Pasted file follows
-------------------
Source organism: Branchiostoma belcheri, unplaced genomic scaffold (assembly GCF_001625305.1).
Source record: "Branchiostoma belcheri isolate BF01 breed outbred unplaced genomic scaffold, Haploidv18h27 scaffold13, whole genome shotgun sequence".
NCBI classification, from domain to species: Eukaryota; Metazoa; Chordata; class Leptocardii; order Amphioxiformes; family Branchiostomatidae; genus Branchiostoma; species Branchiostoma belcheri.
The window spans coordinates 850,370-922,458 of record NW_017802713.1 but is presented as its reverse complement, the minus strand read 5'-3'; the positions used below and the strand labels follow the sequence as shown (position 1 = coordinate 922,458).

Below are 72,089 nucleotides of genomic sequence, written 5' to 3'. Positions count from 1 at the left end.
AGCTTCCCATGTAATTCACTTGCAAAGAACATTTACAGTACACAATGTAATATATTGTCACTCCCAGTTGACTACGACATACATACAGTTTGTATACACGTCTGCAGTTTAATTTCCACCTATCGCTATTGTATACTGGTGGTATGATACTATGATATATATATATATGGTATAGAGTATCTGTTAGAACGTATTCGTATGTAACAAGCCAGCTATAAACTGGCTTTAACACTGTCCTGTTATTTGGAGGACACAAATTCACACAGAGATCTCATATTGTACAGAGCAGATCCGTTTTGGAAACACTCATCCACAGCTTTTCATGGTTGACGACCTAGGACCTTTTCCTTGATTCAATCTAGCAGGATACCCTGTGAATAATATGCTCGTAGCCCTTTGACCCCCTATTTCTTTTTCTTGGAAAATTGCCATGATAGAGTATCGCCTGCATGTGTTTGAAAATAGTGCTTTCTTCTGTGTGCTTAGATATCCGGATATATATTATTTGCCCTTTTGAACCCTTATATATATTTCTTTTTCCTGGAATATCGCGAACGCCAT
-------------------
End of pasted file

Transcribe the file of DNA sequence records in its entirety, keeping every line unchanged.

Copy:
Source organism: Branchiostoma belcheri, unplaced genomic scaffold (assembly GCF_001625305.1).
Source record: "Branchiostoma belcheri isolate BF01 breed outbred unplaced genomic scaffold, Haploidv18h27 scaffold13, whole genome shotgun sequence".
NCBI classification, from domain to species: Eukaryota; Metazoa; Chordata; class Leptocardii; order Amphioxiformes; family Branchiostomatidae; genus Branchiostoma; species Branchiostoma belcheri.
The window spans coordinates 850,370-922,458 of record NW_017802713.1 but is presented as its reverse complement, the minus strand read 5'-3'; the positions used below and the strand labels follow the sequence as shown (position 1 = coordinate 922,458).

Below are 72,089 nucleotides of genomic sequence, written 5' to 3'. Positions count from 1 at the left end.
AGCTTCCCATGTAATTCACTTGCAAAGAACATTTACAGTACACAATGTAATATATTGTCACTCCCAGTTGACTACGACATACATACAGTTTGTATACACGTCTGCAGTTTAATTTCCACCTATCGCTATTGTATACTGGTGGTATGATACTATGATATATATATATATGGTATAGAGTATCTGTTAGAACGTATTCGTATGTAACAAGCCAGCTATAAACTGGCTTTAACACTGTCCTGTTATTTGGAGGACACAAATTCACACAGAGATCTCATATTGTACAGAGCAGATCCGTTTTGGAAACACTCATCCACAGCTTTTCATGGTTGACGACCTAGGACCTTTTCCTTGATTCAATCTAGCAGGATACCCTGTGAATAATATGCTCGTAGCCCTTTGACCCCCTATTTCTTTTTCTTGGAAAATTGCCATGATAGAGTATCGCCTGCATGTGTTTGAAAATAGTGCTTTCTTCTGTGTGCTTAGATATCCGGATATATATTATTTGCCCTTTTGAACCCTTATATATATTTCTTTTTCCTGGAATATCGCGAACGCCAT